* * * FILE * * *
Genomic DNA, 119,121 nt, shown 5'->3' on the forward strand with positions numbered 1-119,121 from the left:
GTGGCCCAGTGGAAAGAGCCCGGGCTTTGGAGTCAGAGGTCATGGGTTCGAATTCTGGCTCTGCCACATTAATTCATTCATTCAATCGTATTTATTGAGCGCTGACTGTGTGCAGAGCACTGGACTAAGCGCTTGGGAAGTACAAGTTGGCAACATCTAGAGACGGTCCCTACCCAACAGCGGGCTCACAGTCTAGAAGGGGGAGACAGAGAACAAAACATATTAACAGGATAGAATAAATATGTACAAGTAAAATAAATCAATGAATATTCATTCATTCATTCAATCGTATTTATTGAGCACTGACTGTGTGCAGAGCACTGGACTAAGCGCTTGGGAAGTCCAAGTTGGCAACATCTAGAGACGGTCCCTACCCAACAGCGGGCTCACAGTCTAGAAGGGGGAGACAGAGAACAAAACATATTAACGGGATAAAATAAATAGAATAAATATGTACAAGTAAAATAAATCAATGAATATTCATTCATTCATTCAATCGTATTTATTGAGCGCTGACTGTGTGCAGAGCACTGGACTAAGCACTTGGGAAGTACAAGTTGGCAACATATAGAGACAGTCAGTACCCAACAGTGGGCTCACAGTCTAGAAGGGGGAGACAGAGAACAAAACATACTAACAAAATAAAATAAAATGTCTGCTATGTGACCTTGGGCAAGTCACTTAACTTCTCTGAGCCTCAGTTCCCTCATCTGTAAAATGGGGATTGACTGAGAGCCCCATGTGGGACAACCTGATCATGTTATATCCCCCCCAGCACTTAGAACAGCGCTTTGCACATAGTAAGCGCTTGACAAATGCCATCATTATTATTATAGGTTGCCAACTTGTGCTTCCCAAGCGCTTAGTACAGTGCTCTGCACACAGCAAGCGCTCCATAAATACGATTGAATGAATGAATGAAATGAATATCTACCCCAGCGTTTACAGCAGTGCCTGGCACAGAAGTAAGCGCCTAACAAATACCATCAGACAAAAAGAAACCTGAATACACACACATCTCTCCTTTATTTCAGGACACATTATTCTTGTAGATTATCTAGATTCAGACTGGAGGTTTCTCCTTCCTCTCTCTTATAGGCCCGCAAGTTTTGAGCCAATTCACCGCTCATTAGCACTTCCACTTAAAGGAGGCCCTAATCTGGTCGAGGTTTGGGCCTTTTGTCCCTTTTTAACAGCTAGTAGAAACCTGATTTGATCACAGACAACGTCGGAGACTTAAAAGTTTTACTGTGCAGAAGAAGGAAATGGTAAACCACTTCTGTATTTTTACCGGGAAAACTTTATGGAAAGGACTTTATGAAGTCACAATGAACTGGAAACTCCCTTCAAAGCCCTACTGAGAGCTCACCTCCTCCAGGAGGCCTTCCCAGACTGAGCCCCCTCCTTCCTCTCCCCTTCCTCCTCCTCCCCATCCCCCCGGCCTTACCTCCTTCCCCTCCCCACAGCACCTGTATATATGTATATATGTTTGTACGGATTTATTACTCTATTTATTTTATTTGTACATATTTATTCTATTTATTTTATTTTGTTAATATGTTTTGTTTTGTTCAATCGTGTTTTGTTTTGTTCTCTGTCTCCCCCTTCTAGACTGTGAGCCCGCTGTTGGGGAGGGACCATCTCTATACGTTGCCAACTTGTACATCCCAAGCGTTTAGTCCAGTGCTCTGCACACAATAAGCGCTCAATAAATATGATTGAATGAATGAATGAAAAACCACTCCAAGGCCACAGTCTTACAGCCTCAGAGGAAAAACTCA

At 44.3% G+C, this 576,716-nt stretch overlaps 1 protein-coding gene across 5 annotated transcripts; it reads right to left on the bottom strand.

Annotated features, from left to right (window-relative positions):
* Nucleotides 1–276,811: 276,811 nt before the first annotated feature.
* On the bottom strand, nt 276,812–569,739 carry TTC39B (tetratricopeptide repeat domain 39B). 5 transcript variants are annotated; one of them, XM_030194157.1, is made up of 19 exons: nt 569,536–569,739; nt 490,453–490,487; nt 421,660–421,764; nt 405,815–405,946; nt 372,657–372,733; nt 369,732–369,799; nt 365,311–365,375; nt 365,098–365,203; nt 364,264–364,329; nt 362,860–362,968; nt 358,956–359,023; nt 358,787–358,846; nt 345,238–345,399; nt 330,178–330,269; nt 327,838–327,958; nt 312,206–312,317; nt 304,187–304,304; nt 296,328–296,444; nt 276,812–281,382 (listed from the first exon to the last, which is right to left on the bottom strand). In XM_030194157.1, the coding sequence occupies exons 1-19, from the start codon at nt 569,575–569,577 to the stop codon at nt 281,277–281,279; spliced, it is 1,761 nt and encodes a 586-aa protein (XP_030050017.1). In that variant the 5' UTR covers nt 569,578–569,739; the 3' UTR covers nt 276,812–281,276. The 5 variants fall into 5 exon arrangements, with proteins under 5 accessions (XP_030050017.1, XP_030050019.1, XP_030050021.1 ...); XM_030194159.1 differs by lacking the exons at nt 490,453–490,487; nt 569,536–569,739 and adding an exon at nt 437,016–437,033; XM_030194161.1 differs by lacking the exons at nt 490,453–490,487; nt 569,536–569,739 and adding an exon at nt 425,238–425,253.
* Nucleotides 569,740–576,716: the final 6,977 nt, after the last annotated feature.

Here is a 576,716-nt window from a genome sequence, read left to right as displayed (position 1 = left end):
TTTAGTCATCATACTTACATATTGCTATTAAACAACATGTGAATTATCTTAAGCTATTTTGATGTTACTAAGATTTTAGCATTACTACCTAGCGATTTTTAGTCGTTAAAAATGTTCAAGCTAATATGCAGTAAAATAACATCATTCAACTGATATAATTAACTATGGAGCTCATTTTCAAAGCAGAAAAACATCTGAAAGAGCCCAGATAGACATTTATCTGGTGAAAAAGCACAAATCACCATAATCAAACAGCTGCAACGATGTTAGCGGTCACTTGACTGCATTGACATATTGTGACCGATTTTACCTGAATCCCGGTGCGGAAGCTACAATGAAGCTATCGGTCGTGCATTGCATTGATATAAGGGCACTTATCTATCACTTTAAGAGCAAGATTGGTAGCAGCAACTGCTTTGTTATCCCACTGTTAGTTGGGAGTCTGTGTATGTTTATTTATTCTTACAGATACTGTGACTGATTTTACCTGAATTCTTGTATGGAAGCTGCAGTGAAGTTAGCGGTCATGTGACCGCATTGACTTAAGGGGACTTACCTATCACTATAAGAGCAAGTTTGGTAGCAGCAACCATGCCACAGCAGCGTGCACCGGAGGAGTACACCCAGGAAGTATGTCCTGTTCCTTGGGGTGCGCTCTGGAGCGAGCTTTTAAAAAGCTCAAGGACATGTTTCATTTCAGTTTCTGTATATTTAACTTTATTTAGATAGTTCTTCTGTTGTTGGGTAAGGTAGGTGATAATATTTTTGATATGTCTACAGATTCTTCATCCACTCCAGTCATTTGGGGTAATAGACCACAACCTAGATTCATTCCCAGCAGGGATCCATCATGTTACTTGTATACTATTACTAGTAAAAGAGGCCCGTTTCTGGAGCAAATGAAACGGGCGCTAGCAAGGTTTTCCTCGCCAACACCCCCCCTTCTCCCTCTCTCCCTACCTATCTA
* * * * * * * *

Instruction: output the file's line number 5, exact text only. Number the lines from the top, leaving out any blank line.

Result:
* Nucleotides 1–276,811: 276,811 nt before the first annotated feature.